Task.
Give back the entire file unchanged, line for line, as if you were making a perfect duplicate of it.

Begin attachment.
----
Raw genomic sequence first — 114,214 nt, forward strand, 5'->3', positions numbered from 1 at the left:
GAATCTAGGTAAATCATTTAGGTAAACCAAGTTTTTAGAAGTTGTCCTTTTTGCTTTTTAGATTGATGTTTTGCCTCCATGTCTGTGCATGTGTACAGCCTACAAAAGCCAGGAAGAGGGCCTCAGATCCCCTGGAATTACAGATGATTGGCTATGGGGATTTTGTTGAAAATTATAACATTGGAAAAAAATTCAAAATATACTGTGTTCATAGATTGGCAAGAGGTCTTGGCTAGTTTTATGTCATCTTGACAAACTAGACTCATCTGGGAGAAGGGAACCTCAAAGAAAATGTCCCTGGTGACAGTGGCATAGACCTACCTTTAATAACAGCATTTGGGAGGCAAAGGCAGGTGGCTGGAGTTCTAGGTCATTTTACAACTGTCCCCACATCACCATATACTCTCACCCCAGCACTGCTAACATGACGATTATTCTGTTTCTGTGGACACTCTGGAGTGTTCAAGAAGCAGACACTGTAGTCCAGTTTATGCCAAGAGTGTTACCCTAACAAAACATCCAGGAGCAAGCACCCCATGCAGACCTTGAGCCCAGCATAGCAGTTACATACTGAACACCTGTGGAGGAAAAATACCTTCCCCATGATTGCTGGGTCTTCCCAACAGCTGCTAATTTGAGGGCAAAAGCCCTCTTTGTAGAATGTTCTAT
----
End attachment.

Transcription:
Raw genomic sequence first — 114,214 nt, forward strand, 5'->3', positions numbered from 1 at the left:
GAATCTAGGTAAATCATTTAGGTAAACCAAGTTTTTAGAAGTTGTCCTTTTTGCTTTTTAGATTGATGTTTTGCCTCCATGTCTGTGCATGTGTACAGCCTACAAAAGCCAGGAAGAGGGCCTCAGATCCCCTGGAATTACAGATGATTGGCTATGGGGATTTTGTTGAAAATTATAACATTGGAAAAAAATTCAAAATATACTGTGTTCATAGATTGGCAAGAGGTCTTGGCTAGTTTTATGTCATCTTGACAAACTAGACTCATCTGGGAGAAGGGAACCTCAAAGAAAATGTCCCTGGTGACAGTGGCATAGACCTACCTTTAATAACAGCATTTGGGAGGCAAAGGCAGGTGGCTGGAGTTCTAGGTCATTTTACAACTGTCCCCACATCACCATATACTCTCACCCCAGCACTGCTAACATGACGATTATTCTGTTTCTGTGGACACTCTGGAGTGTTCAAGAAGCAGACACTGTAGTCCAGTTTATGCCAAGAGTGTTACCCTAACAAAACATCCAGGAGCAAGCACCCCATGCAGACCTTGAGCCCAGCATAGCAGTTACATACTGAACACCTGTGGAGGAAAAATACCTTCCCCATGATTGCTGGGTCTTCCCAACAGCTGCTAATTTGAGGGCAAAAGCCCTCTTTGTAGAATGTTCTAT